Nasa has successfully launched Boeing’s Starliner crew capsule on its first test flight aboard a Atlas V rocket.
The launch proceeded as planned from Cape Canaveral in Florida as the Starliner was propelled on its way up to the International Space Station.
However, the space agency cut the live feed as the mission ran into problems.
The company announced on Twitter it had a ‘off-nominal insertion,’ indicating its orbital procedure had not gone as planned.
It was since decided that the capsule won’t dock with the International Space Station.
NASA administrator Jim Bridenstine said it burned more fuel than anticipated to maintain control which ‘precluded a space station rendezvous’.
Starliner has an off-nominal insertion, but we have spacecraft control. The guidance and control team is assessing their next maneuver.
— Boeing Space (@BoeingSpace) December 20, 2019
#Starliner's flight controllers have just completed an adjustment burn and are assessing next steps.
More information: https://t.co/1XblVsg9WG
— Boeing Space (@BoeingSpace) December 20, 2019
On board is a test dummy called Rosie, who is loaded with sensors to record the G forces during launch.
The reusable capsule is being developed in collaboration with Nasa’s Commercial Crew Programme, which will return America’s ability to launch people to low Earth orbit for the first time since 2011.
The Starliner is carrying Christmas treats and presents for the six space station residents, hundreds of tree seeds similar to those that flew to the moon on Apollo 14, the original air travel ID card belonging to Boeing’s founder.
Rosie – named after the bicep-flexing riveter of World War II – is wearing a red polka dot hair bandanna just like the original Rosie and Boeing’s custom royal blue spacesuit.
‘She’s pretty tough. She’s going to take the hit for us,’ said Nasa’s Mike Fincke, one of three astronauts who will fly on the next Starliner and, as test pilots, take the hit for future crews.
As the astronauts watched from nearby control centers, the United Launch Alliance Atlas V rocket carrying the capsule blasted off just before sunrise from Cape Canaveral Air Force Station. It was a one-day trip to the space station, putting the spacecraft on track for a docking Saturday morning.
This was Boeing’s chance to catch up with SpaceX, Nasa’s other commercial crew provider that completed a similar demonstration last March. SpaceX has one last hurdle – a launch abort test – before carrying two Nasa astronauts in its Dragon capsule, possibly by spring.
The U.S. needs competition like this, Nasa Administrator Jim Bridenstine said Thursday, to drive down launch costs, boost innovation and open space up to more people.
‘We’re moving into a new era,’ he said. The space agency handed over station deliveries to private businesses, first cargo and then crews, in order to focus on getting astronauts back to the moon and on to Mars.
Commercial cargo ships took flight in 2012, starting with SpaceX. Crew capsules were more complicated to design and build, and parachute and other technical problems pushed the first launches from 2017 to now next year.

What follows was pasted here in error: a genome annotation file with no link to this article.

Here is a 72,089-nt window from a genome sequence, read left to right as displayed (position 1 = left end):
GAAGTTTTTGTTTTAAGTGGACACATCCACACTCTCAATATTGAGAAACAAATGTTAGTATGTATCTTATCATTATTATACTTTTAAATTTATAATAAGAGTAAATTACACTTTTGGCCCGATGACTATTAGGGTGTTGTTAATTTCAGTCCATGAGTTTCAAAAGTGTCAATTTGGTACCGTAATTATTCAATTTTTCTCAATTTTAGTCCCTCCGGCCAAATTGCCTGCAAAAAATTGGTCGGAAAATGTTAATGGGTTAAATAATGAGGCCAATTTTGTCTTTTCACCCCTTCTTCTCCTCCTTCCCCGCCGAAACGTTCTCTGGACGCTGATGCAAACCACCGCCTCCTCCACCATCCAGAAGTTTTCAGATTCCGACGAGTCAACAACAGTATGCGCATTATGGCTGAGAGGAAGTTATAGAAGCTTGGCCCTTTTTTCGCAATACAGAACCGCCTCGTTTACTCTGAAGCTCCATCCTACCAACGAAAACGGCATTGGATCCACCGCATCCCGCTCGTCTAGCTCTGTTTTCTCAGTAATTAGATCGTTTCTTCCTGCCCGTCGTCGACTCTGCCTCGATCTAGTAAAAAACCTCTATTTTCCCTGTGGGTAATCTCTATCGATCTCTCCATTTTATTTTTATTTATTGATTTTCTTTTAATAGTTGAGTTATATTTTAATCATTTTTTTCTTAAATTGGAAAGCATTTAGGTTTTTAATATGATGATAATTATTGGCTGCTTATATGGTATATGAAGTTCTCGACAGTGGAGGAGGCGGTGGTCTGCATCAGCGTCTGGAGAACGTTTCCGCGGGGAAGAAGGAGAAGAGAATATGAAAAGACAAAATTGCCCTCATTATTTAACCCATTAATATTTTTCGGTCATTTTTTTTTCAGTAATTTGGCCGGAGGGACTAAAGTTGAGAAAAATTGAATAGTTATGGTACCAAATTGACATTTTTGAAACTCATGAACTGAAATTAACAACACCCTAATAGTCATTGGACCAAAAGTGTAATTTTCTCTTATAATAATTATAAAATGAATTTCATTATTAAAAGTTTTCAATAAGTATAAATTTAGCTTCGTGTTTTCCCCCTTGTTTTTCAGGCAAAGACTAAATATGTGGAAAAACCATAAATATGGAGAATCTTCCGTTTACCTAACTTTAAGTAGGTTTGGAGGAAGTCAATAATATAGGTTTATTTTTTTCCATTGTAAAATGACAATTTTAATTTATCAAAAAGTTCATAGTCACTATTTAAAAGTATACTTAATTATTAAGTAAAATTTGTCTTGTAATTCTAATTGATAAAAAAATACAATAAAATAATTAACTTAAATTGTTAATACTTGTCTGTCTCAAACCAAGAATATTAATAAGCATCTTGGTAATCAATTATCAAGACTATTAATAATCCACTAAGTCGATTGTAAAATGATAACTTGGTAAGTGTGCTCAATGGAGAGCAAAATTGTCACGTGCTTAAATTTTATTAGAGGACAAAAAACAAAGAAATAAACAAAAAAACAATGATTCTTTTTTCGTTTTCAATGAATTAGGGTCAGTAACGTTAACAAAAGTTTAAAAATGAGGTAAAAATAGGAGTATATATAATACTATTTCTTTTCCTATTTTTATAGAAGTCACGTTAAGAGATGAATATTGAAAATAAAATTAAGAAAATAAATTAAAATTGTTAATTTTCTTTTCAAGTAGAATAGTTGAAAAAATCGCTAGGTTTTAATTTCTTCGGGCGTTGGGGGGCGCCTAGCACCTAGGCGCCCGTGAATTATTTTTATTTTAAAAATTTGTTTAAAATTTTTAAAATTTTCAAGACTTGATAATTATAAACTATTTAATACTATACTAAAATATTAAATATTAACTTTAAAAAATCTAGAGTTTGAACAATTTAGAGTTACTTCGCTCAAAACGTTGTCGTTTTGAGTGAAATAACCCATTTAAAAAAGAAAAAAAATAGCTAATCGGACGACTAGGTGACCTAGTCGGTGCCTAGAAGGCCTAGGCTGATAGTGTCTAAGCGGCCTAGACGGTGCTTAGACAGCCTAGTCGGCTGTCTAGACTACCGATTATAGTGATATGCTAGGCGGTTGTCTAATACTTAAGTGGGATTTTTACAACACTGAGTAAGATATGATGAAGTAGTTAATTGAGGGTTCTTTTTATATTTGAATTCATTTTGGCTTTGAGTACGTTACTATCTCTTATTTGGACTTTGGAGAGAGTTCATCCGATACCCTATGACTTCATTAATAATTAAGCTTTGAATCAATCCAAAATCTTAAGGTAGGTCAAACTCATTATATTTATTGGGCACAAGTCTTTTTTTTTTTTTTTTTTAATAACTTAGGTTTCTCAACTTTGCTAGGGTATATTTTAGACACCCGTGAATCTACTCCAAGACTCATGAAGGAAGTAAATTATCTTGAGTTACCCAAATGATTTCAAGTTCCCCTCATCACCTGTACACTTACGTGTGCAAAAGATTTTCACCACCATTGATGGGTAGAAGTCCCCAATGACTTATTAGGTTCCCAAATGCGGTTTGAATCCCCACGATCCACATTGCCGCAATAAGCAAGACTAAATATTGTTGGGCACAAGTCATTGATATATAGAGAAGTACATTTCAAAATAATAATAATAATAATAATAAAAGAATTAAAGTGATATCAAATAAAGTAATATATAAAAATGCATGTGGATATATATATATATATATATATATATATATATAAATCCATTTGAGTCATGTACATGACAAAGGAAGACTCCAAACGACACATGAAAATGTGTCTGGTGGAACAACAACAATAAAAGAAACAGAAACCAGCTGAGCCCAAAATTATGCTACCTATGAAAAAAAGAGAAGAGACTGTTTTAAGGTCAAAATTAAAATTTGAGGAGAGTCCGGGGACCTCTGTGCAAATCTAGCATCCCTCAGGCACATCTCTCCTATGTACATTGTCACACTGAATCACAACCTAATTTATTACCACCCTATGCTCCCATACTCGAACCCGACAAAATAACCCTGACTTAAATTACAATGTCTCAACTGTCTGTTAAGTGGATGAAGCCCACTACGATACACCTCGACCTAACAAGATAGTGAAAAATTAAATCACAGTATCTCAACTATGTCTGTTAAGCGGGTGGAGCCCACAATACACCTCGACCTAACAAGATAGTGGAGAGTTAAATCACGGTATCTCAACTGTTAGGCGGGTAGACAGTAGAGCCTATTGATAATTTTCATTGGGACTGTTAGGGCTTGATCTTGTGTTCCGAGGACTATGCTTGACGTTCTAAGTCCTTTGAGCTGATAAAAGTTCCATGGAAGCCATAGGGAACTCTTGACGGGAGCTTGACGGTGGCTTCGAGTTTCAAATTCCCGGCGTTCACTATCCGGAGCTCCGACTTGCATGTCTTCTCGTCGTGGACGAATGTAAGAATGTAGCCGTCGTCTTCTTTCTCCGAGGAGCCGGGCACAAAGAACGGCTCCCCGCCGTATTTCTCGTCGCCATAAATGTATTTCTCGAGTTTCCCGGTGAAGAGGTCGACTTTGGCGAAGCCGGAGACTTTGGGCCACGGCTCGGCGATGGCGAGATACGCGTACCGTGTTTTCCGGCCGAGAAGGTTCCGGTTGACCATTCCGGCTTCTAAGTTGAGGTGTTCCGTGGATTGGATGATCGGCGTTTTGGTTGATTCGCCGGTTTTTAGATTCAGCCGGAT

It’s been nearly nine years since Nasa astronauts have launched from the U.S. The last time was July 8, 2011, when Atlantis – now on display at Kennedy Space Center – made the final space shuttle flight.
Since then, Nasa astronauts have traveled to and from the space station via Kazakhstan, courtesy of the Russian Space Agency. The Soyuz rides have cost NASA up to $86 million (£66 million) apiece.
‘We’re back with a vengeance now,’ Florida Gov. Ron DeSantis said from Kennedy, where crowds gathered well before dawn.
Chris Ferguson commanded that last shuttle mission. Now a test pilot astronaut for Boeing and one of the Starliner’s key developers, he’s assigned to the first Starliner crew with Fincke and NASA astronaut Nicole Mann. A successful Starliner demo could see them launching by summer.
‘This is an incredibly unique opportunity,’ Ferguson said on the eve of launch.
Every Starliner system will be tested during the eight-day mission, from the vibrations and stresses of liftoff to the Dec. 28 touchdown at the Army’s White Sands Missile Range in New Mexico. Parachutes and air bags will soften the capsule’s landing.
Bridenstine said he’s ‘very comfortable’ with Boeing, despite the prolonged grounding of the company’s 737 Max jets. The spacecraft and aircraft sides of the company are different, he noted.
Boeing has long been involved in NASA’s human spacecraft program, from Project Mercury to the shuttle and station programs. Boeing began preliminary work on the Starliner in 2010, a year before Atlantis soared for the last time.
In 2014, Boeing and SpaceX made the final cut. Boeing got more than $4 billion to develop and fly the Starliner, while SpaceX got $2.6 billion for a crew-version of its Dragon cargo ship.
As soon as it emerged there was a problem, Boeing released a curt statement:
‘After launching successfully at 6:36 a.m. EST Friday on the United Launch Alliance Atlas V rocket from Space Launch Complex 41 at Cape Canaveral Air Force Station in Florida, the Boeing Starliner space vehicle experienced an off-nominal insertion.
‘The spacecraft currently is in a safe and stable configuration. Flight controllers have completed a successful initial burn and are assessing next steps.
‘Boeing and NASA are working together to review options for the test and mission opportunities available while the Starliner remains in orbit.’